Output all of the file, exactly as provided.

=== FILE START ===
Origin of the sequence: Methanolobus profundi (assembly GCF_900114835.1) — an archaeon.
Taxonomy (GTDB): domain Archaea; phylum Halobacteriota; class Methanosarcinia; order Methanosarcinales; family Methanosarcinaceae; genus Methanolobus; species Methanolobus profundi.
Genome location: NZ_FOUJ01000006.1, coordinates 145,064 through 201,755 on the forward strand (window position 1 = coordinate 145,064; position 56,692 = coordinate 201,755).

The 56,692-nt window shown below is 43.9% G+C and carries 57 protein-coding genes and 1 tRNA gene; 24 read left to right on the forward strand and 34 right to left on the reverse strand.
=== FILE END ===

Origin of the sequence: Methanolobus profundi (assembly GCF_900114835.1) — an archaeon.
Taxonomy (GTDB): domain Archaea; phylum Halobacteriota; class Methanosarcinia; order Methanosarcinales; family Methanosarcinaceae; genus Methanolobus; species Methanolobus profundi.
Genome location: NZ_FOUJ01000006.1, coordinates 145,064 through 201,755 on the forward strand (window position 1 = coordinate 145,064; position 56,692 = coordinate 201,755).

The 56,692-nt window shown below is 43.9% G+C and carries 57 protein-coding genes and 1 tRNA gene; 24 read left to right on the forward strand and 34 right to left on the reverse strand.